Submitting your LLC’s Annual Report or filing a legal modification for your firm are two more ways to change registered agents. However, both of these ways are more difficult, time-consuming, and costly to file.
Switching Registered Agents Questions and Answers
Is it Possible for Me to Be My Own Registered Agent?
You may act as your own registered agent. You might also pick a member of your LLC or a trusted acquaintance, as long as they match the following criteria:
is at least 18 years old, resides in the state where the company is done, and is accessible during regular business hours
A professional registered agent service is another alternative. One downside is that it is more costly than acting on your own. Using a service, on the other hand, helps you avoid any costs or further legal difficulty caused by losing or misplacing a crucial document or notification. In the long term, this may save you more time and money.
Who is eligible to be a registered agent?
Anyone may serve as a registered agent as long as the allocated person or organization is accessible during normal business hours (8 a.m. to 5 p.m.) and at the registered agent location. This is critical in the event of a lawsuit and to stay in compliance with legal paperwork and deadlines.
Although you may be your own registered agent, we suggest that you consider employing a registered agent service such as ZenBusiness, Incfile, or Northwest to manage this aspect of your company requirements.
How much does it cost to hire an LLC registered agent?
A registered agent service might range in price from $50 to $300, but choosing one can save you time and money in the long run.
What is the cost of changing my registered agent?
Changing your registered agent might cost anything from $0 to $50 per state, depending on how many jurisdictions your LLC is registered in.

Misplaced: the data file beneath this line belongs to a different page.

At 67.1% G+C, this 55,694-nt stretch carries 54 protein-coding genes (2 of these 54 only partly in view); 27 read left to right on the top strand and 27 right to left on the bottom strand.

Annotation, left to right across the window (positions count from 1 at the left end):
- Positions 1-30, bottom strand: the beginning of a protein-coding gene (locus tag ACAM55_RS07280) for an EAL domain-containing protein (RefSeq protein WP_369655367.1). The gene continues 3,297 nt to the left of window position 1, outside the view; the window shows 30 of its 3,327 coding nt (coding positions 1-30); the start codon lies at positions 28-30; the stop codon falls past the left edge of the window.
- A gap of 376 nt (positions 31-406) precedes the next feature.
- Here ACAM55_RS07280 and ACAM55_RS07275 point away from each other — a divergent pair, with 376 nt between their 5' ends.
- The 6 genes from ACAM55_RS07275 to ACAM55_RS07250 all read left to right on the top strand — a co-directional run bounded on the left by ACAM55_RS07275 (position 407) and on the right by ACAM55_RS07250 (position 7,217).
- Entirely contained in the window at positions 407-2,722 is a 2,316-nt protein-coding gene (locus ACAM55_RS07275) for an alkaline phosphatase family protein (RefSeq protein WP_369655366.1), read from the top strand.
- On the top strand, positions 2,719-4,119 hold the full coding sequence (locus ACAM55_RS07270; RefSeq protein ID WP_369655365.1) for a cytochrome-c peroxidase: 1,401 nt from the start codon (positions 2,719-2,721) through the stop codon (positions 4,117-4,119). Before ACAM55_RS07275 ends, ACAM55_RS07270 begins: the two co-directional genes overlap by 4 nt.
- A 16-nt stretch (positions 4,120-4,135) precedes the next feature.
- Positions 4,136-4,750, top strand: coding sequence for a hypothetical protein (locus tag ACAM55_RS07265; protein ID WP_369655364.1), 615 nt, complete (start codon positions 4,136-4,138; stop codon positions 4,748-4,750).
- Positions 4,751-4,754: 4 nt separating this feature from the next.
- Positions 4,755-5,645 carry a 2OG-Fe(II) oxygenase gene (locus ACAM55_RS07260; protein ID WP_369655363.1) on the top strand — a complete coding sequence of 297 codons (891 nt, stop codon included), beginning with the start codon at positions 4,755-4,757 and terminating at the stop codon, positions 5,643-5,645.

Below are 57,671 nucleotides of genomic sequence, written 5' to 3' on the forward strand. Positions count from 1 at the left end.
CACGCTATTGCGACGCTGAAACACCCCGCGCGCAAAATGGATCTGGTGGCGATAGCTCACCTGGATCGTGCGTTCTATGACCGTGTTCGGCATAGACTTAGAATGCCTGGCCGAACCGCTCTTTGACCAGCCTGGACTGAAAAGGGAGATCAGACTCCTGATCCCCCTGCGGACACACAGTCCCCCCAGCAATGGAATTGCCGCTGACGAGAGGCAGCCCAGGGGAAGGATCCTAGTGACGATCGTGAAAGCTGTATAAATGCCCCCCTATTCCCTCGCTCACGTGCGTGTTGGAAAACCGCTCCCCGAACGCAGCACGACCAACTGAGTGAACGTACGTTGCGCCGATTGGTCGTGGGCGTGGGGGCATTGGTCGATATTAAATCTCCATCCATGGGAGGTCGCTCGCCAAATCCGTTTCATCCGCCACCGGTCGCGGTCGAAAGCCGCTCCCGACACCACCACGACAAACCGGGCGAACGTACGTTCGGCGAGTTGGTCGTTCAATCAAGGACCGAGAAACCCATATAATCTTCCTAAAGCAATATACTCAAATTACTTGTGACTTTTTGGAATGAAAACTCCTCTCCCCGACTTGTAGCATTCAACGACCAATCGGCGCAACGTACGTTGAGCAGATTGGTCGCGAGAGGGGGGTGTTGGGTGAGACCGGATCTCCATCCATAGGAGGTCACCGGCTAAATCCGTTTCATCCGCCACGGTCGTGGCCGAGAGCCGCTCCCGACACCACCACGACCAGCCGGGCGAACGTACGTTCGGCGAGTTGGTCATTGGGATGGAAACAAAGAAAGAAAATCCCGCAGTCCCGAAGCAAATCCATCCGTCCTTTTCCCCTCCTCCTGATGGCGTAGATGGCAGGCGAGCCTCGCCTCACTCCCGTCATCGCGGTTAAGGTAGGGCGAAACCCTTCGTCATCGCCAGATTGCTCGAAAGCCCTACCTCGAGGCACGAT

What exactly is a statutory agent?
A statutory agent is sometimes known as a registered agent, a process server, or a resident agent. Although most jurisdictions use the term registered agent, each state has its own title.
What exactly is a resident agent?
A registered agent, process service agent, or statutory agent is another term for a resident agent. Although most jurisdictions use the term registered agent, each state has its own title.
What exactly is a process agent service?
A registered agent, a resident agent, or a statutory agent is another term for a service of process agent. Although most states use the term registered agent, others use other titles.
What exactly is “process service”?
Receiving legal papers, such as a summons, is referred to as service of process. A summons is an order to appear in court for a pending litigation.
What is the difference between a commercial and a non-commercial registered agent?
When creating an LLC, most states need you to supply the name and address of your LLC’s registered agent. Some states may ask you if you want a commercial or non-commercial registered agent. Some states refer to professional registered agents as commercial agents, whereas individual agents are referred to as non-commercial agents.